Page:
Water Flow Rate and Temperature Control

Noritz tankless water heaters favor temperature output over volume. If the hot water demand is more than the heater can comfortable heat up, then the heater will restrict the amount of hot water delivered resulting in low water pressure and volume at the fixture. However, the temperature should still be correct barring any gas issues preventing the heater from getting to temperature.

Water Heating Equation

BTU/Hr = 500 x GPM x (To-Ti)

MM#14: Hot water flow rate = GPM

MM#30: Inlet Temperature = Ti (F)

MM#31: Outlet Temperature = To (F)

Knowing these bits of information will help in resolving more than 90% of the service calls received. The majority of complaints related to water and temperature are….

  1. the water is not the correct temperature at the fixture
  2. the heater is not turning on

These complaints can be resolved with proof of the flow rate and temperature checkpoints that Noritz units constantly monitor.

  1. If the water is not the correct temperature, then we want to verify what temperature is leaving the heater. Navigate to MM#31 to confirm the temperature output. If the MM#31 is equal to the set temperature of the heater, then the lukewarm water is a condition of the plumbing between the fixture and the tankless water heater.
  2. If the heater is not turning on, then we want to verify the minimum conditions to activate the heater. Verify MM#14 = flow rate, is above the minimum of 0.5gpm to start heating water. Verify choke points in the unit that can restrict good water flow through the unit: filter screen assembly and water control valves and in older installations it may require the unit to be descaled.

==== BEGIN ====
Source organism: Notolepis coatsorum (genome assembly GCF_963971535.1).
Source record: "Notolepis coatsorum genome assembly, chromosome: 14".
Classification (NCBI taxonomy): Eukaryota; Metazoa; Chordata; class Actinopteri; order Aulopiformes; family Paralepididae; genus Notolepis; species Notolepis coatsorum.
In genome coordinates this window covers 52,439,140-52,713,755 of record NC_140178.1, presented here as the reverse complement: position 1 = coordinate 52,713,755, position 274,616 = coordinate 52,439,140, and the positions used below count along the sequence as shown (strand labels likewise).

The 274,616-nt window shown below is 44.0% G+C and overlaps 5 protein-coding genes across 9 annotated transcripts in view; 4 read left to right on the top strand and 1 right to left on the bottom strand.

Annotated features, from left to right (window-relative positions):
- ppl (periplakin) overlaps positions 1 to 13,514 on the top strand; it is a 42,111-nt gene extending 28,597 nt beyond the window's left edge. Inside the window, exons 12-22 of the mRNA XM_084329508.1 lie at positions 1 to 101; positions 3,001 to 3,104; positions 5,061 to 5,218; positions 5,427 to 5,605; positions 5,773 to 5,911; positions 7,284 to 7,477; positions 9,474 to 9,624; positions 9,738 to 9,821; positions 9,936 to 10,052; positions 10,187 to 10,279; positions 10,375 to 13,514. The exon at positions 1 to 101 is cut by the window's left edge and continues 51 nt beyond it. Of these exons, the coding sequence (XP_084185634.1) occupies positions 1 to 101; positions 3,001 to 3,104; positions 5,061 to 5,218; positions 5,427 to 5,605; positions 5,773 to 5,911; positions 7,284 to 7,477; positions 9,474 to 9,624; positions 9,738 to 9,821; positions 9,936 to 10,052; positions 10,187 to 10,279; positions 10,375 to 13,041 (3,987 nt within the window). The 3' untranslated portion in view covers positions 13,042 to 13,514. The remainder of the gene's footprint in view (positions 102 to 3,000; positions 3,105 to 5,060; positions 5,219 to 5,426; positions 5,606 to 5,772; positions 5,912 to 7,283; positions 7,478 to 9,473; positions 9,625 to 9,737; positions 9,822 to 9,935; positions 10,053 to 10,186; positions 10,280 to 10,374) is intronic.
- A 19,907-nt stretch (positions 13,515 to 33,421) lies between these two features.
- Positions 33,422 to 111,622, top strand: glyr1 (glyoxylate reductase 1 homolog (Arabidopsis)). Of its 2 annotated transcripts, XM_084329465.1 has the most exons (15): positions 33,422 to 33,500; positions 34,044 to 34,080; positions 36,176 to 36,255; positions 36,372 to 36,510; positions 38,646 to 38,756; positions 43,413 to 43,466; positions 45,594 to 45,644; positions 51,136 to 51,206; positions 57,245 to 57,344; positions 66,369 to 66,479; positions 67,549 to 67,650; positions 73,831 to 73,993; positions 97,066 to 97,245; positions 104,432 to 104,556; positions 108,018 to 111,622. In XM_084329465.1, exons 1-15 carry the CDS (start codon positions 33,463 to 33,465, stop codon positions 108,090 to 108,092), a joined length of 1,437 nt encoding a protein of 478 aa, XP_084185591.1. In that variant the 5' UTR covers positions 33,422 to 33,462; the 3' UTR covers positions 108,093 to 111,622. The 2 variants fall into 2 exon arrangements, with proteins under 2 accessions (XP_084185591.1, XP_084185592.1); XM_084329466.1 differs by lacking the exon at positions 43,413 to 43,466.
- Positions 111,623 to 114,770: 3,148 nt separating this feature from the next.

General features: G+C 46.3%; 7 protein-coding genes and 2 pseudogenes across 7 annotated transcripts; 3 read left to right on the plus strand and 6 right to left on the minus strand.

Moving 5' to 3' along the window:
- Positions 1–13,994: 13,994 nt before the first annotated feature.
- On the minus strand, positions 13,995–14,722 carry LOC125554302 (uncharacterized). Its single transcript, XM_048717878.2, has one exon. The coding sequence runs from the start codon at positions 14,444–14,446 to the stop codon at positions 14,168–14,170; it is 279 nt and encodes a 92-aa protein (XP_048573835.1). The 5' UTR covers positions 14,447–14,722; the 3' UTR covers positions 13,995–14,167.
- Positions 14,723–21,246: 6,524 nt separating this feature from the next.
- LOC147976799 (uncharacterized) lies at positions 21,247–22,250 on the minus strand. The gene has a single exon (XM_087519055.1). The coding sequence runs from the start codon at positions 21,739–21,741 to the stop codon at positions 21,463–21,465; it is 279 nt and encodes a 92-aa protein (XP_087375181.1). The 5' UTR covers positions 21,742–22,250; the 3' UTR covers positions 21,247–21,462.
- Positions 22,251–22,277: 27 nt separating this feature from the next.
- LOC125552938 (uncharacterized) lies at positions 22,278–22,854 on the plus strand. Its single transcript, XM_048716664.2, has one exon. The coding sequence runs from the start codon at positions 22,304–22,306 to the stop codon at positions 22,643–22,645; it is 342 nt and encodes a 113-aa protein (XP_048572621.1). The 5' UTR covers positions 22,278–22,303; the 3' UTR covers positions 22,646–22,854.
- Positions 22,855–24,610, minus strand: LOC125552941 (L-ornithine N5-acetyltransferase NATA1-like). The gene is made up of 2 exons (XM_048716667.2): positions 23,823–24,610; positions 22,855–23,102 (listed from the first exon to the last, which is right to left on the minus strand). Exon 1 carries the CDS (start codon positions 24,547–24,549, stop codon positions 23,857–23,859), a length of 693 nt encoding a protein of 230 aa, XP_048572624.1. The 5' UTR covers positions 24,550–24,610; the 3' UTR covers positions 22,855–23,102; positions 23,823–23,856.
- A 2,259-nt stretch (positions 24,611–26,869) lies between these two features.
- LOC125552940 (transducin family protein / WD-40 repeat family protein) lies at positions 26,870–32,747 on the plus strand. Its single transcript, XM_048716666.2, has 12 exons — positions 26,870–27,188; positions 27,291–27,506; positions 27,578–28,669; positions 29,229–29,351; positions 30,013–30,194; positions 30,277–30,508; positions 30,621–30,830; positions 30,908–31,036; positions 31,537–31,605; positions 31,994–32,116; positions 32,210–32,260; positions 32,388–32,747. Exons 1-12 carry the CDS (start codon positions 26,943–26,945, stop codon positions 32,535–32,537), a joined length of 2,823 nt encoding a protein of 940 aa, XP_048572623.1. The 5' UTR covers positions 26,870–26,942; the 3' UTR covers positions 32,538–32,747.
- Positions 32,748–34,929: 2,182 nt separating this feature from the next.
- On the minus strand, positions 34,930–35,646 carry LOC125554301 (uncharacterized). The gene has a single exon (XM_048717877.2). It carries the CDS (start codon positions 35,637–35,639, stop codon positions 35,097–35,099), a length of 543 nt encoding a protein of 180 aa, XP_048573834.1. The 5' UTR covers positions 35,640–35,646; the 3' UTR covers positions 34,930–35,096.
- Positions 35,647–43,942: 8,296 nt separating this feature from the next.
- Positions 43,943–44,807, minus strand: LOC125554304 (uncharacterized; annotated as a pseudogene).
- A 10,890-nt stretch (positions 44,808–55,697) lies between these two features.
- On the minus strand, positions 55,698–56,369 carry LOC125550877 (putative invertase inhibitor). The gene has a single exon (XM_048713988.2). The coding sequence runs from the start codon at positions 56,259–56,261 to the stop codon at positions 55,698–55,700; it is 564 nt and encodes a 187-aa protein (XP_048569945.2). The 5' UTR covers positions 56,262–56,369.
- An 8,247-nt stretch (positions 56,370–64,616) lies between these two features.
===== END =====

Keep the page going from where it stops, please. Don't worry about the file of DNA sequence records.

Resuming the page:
Water Control Components

Flow Sensor

The variable “on-switch for the heater. It monitors the hot water demand from an open hot water fixture. Broken down the multi colored wire monitors the pulse of the magnetized impellar and translates it to a gallon per minute that the circuit board will calculate how much gas and air needs to be used for combustion to maintain the desired temperature at that gpm rate.

If the flow rate drops below 0.5gpm (or 0.3gpm in newer units), then the heater will typically start shutdown procedure leaving only the fan motor running for an additional minute or so to exhaust any residual exhaust from the stack and cool the unit down for next fire..

Main Water Control Valve (with Thermistor Wire)

One of the only restricting elements inside the heater. Its coiled valve assembly is controlled by a stepper motor wired into the circuit board. It has an identifying “mechanical noise” when the heater is powered up.

In older units it regulates the water coming out of the heat exchanger. The thermistor typically reads the outlet temperature of the heater in smaller units, and the heat exchanger water temperature in larger units.

Note: the main water control valve can be interchange with a bypass water control valve in every case and you would not connect the thermistor wire. The wire harness on the motor also looks different on the two valves but the wire harness can be easily exchanged.

Bypass Water Control Valve

The bypass valve exists in larger units greater than 160Kbtu/hr input. Along with the main water valve, these components create internal mixing within the unit. The bypass valve is responsible for controlling the cold water input into the superheated water coming from the heat exchanger.

Note: the bypass valve cannot be interchanged with the main water valve because the bypass valve does not have a thermistor wire.